Carrie Karsgaard, Assistant Professor in the Education Department at Cape Breton University, discusses her recent book, Instagram as Public Pedagogy: Online Activism and the Trans Mountain Pipeline. The book uses digital methods to explore the educative potential and limits of social media in anti-pipeline activism.
Historian Daniel Macfarlane introduces his new book, Natural Allies: Environment, Energy, and the History of US-Canada Relations from McGill-Queen's University Press. The book shows that the Canada-U.S. energy/environmental relationship is historically the most consequential in the world, spawning important changes in international environmental law and transboundary governance, while also fostering the voracious consumption of resources and and large-scale ecosystem change. In addition to analyzing this history, Macfarlane offers the concept of "natural security" as a potential guide to international environmental agreements and pathways.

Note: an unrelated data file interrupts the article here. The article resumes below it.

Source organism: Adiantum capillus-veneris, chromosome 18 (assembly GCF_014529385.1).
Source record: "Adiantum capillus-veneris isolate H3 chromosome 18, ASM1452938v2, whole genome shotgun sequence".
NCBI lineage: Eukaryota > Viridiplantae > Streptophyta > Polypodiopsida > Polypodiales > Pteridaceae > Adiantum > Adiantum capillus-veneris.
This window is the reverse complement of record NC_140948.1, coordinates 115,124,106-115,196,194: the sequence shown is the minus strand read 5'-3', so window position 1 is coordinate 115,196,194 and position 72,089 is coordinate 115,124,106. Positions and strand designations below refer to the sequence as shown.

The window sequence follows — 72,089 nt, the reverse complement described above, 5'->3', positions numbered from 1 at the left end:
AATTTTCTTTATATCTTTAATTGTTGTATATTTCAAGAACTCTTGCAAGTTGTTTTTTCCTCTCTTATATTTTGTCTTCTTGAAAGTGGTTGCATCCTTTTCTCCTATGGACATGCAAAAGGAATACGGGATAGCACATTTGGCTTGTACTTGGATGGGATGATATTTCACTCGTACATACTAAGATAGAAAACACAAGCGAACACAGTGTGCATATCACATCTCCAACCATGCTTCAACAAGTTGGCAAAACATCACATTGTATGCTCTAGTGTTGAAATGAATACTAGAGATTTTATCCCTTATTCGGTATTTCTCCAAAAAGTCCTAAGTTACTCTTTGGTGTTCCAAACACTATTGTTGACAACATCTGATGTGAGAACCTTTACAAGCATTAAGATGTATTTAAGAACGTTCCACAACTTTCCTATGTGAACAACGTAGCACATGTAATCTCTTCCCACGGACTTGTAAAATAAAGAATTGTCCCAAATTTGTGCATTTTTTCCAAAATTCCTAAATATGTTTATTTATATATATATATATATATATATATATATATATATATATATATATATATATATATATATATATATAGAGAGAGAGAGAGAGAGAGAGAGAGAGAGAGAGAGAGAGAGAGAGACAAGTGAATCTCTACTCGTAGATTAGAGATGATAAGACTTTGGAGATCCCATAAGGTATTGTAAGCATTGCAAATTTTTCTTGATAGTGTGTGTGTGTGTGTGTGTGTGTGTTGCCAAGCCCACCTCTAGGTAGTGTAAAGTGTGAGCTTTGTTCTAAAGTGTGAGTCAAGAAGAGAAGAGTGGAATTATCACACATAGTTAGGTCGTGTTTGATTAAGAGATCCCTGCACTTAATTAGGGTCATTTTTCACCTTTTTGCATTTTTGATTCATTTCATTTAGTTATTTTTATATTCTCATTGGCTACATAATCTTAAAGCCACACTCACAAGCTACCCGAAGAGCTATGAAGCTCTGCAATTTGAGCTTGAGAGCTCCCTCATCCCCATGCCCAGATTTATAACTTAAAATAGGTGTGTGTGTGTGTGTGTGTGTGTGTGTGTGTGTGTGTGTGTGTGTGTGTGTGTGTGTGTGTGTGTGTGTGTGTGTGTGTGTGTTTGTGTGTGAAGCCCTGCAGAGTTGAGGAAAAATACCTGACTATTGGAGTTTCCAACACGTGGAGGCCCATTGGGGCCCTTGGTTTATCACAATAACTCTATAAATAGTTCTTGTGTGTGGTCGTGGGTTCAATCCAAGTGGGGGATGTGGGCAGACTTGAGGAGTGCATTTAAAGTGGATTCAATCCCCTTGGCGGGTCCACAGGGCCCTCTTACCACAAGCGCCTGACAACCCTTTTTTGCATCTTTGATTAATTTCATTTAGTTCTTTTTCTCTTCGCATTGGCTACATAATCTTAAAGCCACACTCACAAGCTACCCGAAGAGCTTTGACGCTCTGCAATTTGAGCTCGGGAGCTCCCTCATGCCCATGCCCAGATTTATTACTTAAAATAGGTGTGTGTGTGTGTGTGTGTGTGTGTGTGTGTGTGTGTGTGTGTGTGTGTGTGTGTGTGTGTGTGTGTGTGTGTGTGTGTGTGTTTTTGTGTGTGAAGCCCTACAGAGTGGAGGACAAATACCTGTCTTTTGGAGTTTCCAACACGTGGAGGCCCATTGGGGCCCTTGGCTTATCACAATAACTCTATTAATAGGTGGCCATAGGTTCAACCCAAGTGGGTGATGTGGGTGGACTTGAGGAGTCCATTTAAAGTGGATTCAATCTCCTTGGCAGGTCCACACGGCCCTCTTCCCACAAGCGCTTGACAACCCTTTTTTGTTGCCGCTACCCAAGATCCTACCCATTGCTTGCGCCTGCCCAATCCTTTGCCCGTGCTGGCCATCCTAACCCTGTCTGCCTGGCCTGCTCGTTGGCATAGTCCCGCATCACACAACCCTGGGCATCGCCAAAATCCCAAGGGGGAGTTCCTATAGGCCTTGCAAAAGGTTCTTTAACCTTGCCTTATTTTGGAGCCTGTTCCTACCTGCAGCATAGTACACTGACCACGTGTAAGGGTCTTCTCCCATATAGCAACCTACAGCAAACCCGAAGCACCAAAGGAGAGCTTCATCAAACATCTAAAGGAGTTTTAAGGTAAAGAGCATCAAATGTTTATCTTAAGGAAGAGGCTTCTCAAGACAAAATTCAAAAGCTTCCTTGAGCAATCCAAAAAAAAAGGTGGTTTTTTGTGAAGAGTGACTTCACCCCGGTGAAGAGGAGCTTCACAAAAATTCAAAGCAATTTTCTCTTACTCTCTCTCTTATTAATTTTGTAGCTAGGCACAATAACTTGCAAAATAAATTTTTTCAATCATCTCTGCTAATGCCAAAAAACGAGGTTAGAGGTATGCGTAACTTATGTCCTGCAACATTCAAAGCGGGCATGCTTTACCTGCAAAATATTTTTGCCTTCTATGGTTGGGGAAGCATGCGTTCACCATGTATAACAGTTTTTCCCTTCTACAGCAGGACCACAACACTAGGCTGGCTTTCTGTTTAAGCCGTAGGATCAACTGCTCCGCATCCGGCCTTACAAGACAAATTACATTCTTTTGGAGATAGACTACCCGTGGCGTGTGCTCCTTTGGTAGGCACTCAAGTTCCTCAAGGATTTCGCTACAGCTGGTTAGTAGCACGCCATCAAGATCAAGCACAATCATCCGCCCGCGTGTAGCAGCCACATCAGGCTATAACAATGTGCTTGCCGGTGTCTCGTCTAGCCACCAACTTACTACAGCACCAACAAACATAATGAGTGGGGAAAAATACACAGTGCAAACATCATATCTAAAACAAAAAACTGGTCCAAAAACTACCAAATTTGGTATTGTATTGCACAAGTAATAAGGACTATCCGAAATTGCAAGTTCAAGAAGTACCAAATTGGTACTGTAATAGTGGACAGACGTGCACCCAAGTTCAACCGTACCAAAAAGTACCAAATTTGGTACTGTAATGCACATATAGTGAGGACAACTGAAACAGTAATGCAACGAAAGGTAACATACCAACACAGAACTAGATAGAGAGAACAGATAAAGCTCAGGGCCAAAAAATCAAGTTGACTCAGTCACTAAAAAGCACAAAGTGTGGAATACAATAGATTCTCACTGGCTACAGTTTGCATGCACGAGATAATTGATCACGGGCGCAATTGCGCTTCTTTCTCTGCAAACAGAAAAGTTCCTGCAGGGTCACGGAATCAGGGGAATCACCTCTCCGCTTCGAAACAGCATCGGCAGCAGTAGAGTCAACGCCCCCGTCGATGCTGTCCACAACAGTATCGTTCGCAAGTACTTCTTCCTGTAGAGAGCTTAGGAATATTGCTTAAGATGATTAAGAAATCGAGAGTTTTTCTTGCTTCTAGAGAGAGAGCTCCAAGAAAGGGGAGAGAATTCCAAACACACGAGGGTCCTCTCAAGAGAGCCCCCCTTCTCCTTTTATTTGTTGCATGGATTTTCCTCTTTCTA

In the second of a two-part series on Racial Capital by emerging researchers, Shouhei Tanaka (Postdoctoral Scholar, University of Southern California) explores how Chickasaw writer Linda Hogan’s novel Solar Storms (1995) fictionalizes the James Bay Cree hydroelectric conflict and places it in the longer histories of North American settler colonialism. For Tanaka, energy modernity is a history of empire and the future of energy must necessarily be a future of decolonization.
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